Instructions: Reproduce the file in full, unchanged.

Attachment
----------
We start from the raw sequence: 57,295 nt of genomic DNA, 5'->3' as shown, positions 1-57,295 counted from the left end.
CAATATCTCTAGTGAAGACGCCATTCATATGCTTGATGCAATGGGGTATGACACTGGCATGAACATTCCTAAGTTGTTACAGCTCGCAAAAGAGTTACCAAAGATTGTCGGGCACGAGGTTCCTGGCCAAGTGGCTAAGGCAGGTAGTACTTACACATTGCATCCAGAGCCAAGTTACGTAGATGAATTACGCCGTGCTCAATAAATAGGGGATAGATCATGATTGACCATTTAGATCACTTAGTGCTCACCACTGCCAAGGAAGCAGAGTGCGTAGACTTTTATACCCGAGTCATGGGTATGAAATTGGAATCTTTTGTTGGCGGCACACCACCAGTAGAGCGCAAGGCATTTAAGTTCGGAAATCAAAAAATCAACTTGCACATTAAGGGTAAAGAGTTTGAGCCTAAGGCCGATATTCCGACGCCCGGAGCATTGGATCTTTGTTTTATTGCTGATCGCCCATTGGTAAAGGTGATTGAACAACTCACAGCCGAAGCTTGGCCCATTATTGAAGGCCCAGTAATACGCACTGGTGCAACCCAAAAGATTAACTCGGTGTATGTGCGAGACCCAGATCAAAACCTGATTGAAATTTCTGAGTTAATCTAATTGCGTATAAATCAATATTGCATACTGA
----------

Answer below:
We start from the raw sequence: 57,295 nt of genomic DNA, 5'->3' as shown, positions 1-57,295 counted from the left end.
CAATATCTCTAGTGAAGACGCCATTCATATGCTTGATGCAATGGGGTATGACACTGGCATGAACATTCCTAAGTTGTTACAGCTCGCAAAAGAGTTACCAAAGATTGTCGGGCACGAGGTTCCTGGCCAAGTGGCTAAGGCAGGTAGTACTTACACATTGCATCCAGAGCCAAGTTACGTAGATGAATTACGCCGTGCTCAATAAATAGGGGATAGATCATGATTGACCATTTAGATCACTTAGTGCTCACCACTGCCAAGGAAGCAGAGTGCGTAGACTTTTATACCCGAGTCATGGGTATGAAATTGGAATCTTTTGTTGGCGGCACACCACCAGTAGAGCGCAAGGCATTTAAGTTCGGAAATCAAAAAATCAACTTGCACATTAAGGGTAAAGAGTTTGAGCCTAAGGCCGATATTCCGACGCCCGGAGCATTGGATCTTTGTTTTATTGCTGATCGCCCATTGGTAAAGGTGATTGAACAACTCACAGCCGAAGCTTGGCCCATTATTGAAGGCCCAGTAATACGCACTGGTGCAACCCAAAAGATTAACTCGGTGTATGTGCGAGACCCAGATCAAAACCTGATTGAAATTTCTGAGTTAATCTAATTGCGTATAAATCAATATTGCATACTGA